Jerusalem (CNN) -- Dubai's police chief said Sunday the secretive Israeli foreign intelligence unit Mossad "needs to be ashamed" after the January killing of a Hamas leader in a Dubai hotel.
"I am now 100 percent sure that the Mossad is behind the assassination" of Mahmoud al-Mabhouh, said Lt. Gen. Dahi Khalfan Tamim. "I used to say 99 percent but now I can say 100 percent."
Al-Mabhouh, a founding member of Hamas' military wing, was found dead in his Dubai hotel room on January 20. Police believe he was killed the night before, and have identified some 26 suspects in his death.
Israel has a stated policy on security matters of neither confirming or denying involvement. Foreign Minister Avigdor Lieberman, however, told Israel Army Radio earlier this month, "There is certainly no reason to think that the Mossad and not some other intelligence agency of another country operated there."
Lieberman has also said only "media reports" link Israel to the slaying.
Asked about the case on Saturday, Israeli Defense Minister Ehud Barak repeatedly refused to make any comment.
"You know me long enough to assume that when I tell you I have nothing to say about this story, I have nothing to say, and I will not say," Barak told CNN's Christiane Amanpour.
"The Mossad needs to be ashamed of its actions," Tamim said Sunday. "They sent 26, 27 persons to assassinate one man who was involved in the capturing and killing of two Israeli solders." Hamas has said al-Mabhouh was behind the 1989 deaths of the two soldiers.
Earlier Sunday, police said toxicology results showed that al-Mabhouh was injected with succinylcholine, a drug used to relax muscles during surgery or as an anesthetic, before he was suffocated. Signs indicated that al-Mabhouh resisted as he was being suffocated, police said.
Family members were told earlier that police had found blood on a pillow. Authorities have also said the killers left some of al-Mabhouh's medication next to him in an apparent effort to make the death appear natural.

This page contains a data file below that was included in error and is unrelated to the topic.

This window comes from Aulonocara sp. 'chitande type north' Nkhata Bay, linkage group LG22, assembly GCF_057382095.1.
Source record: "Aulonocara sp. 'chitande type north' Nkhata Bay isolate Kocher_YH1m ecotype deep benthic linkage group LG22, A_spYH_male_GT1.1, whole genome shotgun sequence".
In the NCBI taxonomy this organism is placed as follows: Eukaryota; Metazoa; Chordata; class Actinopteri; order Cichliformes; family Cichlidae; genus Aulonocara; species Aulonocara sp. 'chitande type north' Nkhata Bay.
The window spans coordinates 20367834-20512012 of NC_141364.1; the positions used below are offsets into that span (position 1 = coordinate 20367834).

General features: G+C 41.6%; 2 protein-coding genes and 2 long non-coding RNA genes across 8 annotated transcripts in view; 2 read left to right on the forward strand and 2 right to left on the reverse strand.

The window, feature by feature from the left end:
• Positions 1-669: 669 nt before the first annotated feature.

But "the medication left next to him in the room has nothing to do with the killing," Tamim said Sunday.
However, authorities have recovered evidence including DNA, he said. "The DNA evidence is quite important and will help us with the investigation."
The 26 suspects are believed to have acquired false passports to travel to Dubai for the killing, then scattered to several far-flung locations afterward.
But "not all the 26 people have forged passports," Tamim said Sunday. "We know some of the names are real."
The 26 do not include two Palestinians previously arrested in Jordan and returned to Dubai. Tamim said one is not believed to be directly involved in al-Mabhouh's death, but "he is wanted by one of the Palestinian factions in the Palestinian territories and he is sentenced to death and that's why we will extradite him." He refused to discuss anything about the other Palestinian.
Twelve of the suspects used British passports, police said. Six suspects used Irish passports, four used French passports, three used Australian passports and one used a German passport.
On Sunday, the British Embassy in Israel said it plans to talk to the British nationals whose identities were stolen and passports were used.
"We have made contact with six of the individuals and look to locate the remaining six for the fraudulent use of their identities," an embassy official said Sunday.
The meetings will take place at the embassy, the UK Serious Organised Crime Agency said.
"We are arranging to speak to them as potential witnesses to a crime," a spokesman for the agency said.
Tamim said Dubai does not plan to restrict travel in the wake of al-Mabhouh's death. He said al-Mabhouh entered the country under a false name and was not reported as being wanted by Israel. "If we knew that he was a wanted man and that he was coming to the UAE, we would not have allowed him in."
He said Dubai bears no ill will toward Israel or the Jewish people, "but we hate the hands, any hands that are covered with blood, whether they were Arab, Jewish or Muslim."
CNN's Caroline Faraj, Saad Abedine, Per Nyberg and Guy Azriel contributed to this report.